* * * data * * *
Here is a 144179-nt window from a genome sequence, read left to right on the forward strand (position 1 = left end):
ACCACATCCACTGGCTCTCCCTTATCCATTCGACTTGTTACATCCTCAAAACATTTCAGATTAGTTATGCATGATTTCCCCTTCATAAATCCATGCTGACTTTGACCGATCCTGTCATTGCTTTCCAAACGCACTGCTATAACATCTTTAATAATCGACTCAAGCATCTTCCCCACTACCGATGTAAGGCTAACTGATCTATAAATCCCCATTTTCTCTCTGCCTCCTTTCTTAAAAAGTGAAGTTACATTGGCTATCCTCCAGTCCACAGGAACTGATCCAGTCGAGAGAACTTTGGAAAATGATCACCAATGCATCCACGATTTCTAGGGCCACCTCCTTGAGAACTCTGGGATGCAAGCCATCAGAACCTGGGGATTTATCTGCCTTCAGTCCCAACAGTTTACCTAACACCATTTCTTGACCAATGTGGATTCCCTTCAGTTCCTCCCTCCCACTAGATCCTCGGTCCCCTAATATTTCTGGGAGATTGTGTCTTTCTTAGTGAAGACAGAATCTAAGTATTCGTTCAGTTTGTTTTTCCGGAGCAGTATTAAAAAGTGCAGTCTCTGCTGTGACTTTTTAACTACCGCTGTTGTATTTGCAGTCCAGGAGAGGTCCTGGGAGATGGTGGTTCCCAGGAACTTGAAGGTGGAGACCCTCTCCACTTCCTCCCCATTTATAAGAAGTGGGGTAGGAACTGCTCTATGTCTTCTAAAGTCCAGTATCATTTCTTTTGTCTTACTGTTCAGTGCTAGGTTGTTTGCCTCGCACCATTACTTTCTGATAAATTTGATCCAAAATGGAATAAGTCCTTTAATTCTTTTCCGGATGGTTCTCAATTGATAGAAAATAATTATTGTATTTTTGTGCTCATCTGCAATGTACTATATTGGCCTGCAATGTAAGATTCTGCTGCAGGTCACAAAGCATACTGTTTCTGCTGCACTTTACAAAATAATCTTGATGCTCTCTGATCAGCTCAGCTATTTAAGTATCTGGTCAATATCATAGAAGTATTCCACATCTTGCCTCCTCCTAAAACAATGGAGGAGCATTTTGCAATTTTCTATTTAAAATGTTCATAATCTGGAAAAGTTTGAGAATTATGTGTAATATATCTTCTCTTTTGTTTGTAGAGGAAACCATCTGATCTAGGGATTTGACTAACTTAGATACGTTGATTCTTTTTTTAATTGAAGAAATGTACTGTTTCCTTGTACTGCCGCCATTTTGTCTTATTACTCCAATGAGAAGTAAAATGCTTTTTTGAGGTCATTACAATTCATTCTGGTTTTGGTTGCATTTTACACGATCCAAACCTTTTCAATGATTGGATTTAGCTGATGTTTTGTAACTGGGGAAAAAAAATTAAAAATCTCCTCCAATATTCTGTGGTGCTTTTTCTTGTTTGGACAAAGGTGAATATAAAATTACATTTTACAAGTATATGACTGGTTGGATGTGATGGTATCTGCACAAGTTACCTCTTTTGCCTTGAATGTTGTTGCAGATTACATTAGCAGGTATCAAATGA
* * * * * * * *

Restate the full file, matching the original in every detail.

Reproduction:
Here is a 144179-nt window from a genome sequence, read left to right on the forward strand (position 1 = left end):
ACCACATCCACTGGCTCTCCCTTATCCATTCGACTTGTTACATCCTCAAAACATTTCAGATTAGTTATGCATGATTTCCCCTTCATAAATCCATGCTGACTTTGACCGATCCTGTCATTGCTTTCCAAACGCACTGCTATAACATCTTTAATAATCGACTCAAGCATCTTCCCCACTACCGATGTAAGGCTAACTGATCTATAAATCCCCATTTTCTCTCTGCCTCCTTTCTTAAAAAGTGAAGTTACATTGGCTATCCTCCAGTCCACAGGAACTGATCCAGTCGAGAGAACTTTGGAAAATGATCACCAATGCATCCACGATTTCTAGGGCCACCTCCTTGAGAACTCTGGGATGCAAGCCATCAGAACCTGGGGATTTATCTGCCTTCAGTCCCAACAGTTTACCTAACACCATTTCTTGACCAATGTGGATTCCCTTCAGTTCCTCCCTCCCACTAGATCCTCGGTCCCCTAATATTTCTGGGAGATTGTGTCTTTCTTAGTGAAGACAGAATCTAAGTATTCGTTCAGTTTGTTTTTCCGGAGCAGTATTAAAAAGTGCAGTCTCTGCTGTGACTTTTTAACTACCGCTGTTGTATTTGCAGTCCAGGAGAGGTCCTGGGAGATGGTGGTTCCCAGGAACTTGAAGGTGGAGACCCTCTCCACTTCCTCCCCATTTATAAGAAGTGGGGTAGGAACTGCTCTATGTCTTCTAAAGTCCAGTATCATTTCTTTTGTCTTACTGTTCAGTGCTAGGTTGTTTGCCTCGCACCATTACTTTCTGATAAATTTGATCCAAAATGGAATAAGTCCTTTAATTCTTTTCCGGATGGTTCTCAATTGATAGAAAATAATTATTGTATTTTTGTGCTCATCTGCAATGTACTATATTGGCCTGCAATGTAAGATTCTGCTGCAGGTCACAAAGCATACTGTTTCTGCTGCACTTTACAAAATAATCTTGATGCTCTCTGATCAGCTCAGCTATTTAAGTATCTGGTCAATATCATAGAAGTATTCCACATCTTGCCTCCTCCTAAAACAATGGAGGAGCATTTTGCAATTTTCTATTTAAAATGTTCATAATCTGGAAAAGTTTGAGAATTATGTGTAATATATCTTCTCTTTTGTTTGTAGAGGAAACCATCTGATCTAGGGATTTGACTAACTTAGATACGTTGATTCTTTTTTTAATTGAAGAAATGTACTGTTTCCTTGTACTGCCGCCATTTTGTCTTATTACTCCAATGAGAAGTAAAATGCTTTTTTGAGGTCATTACAATTCATTCTGGTTTTGGTTGCATTTTACACGATCCAAACCTTTTCAATGATTGGATTTAGCTGATGTTTTGTAACTGGGGAAAAAAAATTAAAAATCTCCTCCAATATTCTGTGGTGCTTTTTCTTGTTTGGACAAAGGTGAATATAAAATTACATTTTACAAGTATATGACTGGTTGGATGTGATGGTATCTGCACAAGTTACCTCTTTTGCCTTGAATGTTGTTGCAGATTACATTAGCAGGTATCAAATGA